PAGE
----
The hack that targeted previously unknown vulnerabilities in the iPhone — quickly patched by Apple with an iOS update — apparently originated with the NSO Group, an Israel-based company that sells spyware to governments. "The era of the highly-resourced attacker going after phones instead of network or desktop infrastructure has arrived," said Mike Murray of the cyber security firm Lookout.
[Andrea Peterson | Washington Post]
In a future iPhone — either this year or next — Apple plans to include a mobile payment feature for Japan based on the FeliCa chip, a tap-to-pay standard in that country. The technology would let users pay for mass-transit travel with their phones instead of a payment card. Also in the works: A video sharing and editing app for the iPhone and iPad, part of Apple's plan to integrate social networking applications into its mobile operating systems.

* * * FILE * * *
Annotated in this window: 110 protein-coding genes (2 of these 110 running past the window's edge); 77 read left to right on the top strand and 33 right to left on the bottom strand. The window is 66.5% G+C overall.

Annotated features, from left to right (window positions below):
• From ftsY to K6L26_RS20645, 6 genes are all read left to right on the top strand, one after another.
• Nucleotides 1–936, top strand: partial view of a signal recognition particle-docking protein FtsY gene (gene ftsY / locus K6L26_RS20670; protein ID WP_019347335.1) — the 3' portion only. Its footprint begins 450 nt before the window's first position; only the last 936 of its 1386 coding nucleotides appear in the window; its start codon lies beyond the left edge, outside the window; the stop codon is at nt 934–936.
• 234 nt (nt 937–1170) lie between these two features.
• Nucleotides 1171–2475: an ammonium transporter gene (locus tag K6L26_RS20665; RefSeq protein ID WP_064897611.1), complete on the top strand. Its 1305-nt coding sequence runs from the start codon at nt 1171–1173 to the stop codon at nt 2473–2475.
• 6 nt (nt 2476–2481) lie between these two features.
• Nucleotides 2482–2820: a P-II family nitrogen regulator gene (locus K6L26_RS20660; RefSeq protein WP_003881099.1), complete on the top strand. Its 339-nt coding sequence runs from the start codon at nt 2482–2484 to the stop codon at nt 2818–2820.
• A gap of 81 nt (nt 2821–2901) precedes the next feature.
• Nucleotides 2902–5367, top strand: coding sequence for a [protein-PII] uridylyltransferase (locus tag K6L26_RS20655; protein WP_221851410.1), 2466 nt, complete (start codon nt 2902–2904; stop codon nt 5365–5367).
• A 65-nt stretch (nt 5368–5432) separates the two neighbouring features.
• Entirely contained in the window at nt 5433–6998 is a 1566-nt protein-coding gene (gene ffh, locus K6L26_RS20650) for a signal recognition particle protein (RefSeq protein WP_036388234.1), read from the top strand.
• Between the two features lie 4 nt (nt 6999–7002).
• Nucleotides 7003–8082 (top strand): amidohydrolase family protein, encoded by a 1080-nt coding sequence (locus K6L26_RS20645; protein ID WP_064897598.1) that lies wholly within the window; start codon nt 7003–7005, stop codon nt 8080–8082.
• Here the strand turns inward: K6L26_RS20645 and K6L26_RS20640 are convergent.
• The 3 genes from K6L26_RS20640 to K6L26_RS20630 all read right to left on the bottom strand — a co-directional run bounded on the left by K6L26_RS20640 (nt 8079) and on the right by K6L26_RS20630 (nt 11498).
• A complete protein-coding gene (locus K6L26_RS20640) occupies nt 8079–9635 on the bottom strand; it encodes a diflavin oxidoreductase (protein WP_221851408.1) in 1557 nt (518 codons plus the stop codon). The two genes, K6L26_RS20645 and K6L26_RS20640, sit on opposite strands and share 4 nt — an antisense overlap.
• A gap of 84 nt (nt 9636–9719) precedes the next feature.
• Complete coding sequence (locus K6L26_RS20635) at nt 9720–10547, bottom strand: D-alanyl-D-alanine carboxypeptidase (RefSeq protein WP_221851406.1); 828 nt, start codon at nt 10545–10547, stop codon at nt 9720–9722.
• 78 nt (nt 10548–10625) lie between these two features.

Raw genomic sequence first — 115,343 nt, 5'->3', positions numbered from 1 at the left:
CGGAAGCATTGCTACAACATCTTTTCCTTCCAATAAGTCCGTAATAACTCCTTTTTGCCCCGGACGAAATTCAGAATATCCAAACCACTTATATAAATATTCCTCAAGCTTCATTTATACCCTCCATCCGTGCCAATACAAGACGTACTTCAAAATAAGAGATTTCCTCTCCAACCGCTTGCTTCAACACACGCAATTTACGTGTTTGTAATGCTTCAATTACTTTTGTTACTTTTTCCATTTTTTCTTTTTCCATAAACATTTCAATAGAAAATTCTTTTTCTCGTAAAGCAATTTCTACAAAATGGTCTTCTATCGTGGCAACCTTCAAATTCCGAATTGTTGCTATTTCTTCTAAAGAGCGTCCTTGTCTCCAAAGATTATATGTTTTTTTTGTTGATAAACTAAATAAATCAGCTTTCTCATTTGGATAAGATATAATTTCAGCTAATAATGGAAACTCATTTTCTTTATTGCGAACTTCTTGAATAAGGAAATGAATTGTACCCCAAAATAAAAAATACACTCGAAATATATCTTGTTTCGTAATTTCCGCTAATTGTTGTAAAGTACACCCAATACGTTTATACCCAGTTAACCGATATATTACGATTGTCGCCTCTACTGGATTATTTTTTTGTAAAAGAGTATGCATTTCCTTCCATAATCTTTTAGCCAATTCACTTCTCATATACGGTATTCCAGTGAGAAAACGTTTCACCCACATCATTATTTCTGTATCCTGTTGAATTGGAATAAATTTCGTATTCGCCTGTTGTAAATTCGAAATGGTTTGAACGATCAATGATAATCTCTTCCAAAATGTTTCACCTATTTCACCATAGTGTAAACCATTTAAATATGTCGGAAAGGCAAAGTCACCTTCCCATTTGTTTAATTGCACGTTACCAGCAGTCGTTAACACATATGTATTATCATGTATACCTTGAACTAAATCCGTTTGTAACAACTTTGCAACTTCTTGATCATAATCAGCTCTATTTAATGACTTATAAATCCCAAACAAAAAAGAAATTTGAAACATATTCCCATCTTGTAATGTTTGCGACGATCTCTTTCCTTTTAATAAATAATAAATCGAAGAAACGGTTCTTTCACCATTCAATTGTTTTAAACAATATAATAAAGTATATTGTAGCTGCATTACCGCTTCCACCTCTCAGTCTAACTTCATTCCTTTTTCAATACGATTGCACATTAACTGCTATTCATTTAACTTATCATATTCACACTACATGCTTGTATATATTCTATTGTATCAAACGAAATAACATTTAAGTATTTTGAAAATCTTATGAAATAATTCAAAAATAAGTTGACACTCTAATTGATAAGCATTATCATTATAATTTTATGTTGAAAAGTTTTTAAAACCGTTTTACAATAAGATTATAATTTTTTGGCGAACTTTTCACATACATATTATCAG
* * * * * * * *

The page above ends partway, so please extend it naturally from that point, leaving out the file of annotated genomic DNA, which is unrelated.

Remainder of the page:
[Mark Gurman and Gareth Allan | Bloomberg]
Four years ago, Jan Koum, CEO of messaging service WhatsApp, railed against ads and told users his company wasn't interested in their data. Now, two years after being acquired by Facebook, WhatsApp will start sharing user data with Facebook so that it can better target users with ads. WhatsApp users have 30 days to opt out; here's how.
[Peter Kafka | Recode]
A rare, pre-production version of the Apple 1 computer sold for $815,000 in an auction held on the Charitybuzz site — shy of the estimated $1 million value but still one of the highest prices ever paid for the vintage model. Ten percent of the proceeds will go to the Leukemia and Lymphoma Society.
[Juli Clover | MacRumors]
On the latest episode of Too Embarrassed to Ask, Recode’s Kara Swisher and The Verge’s Lauren Goode talk to Jacqui Cheng, editor in chief of The Wirecutter, about the best tech for students heading off to college. The three most important items? A good, lightweight laptop; battery packs; and exercise headphones.
[Eric Johnson | Recode]
This article originally appeared on Recode.net.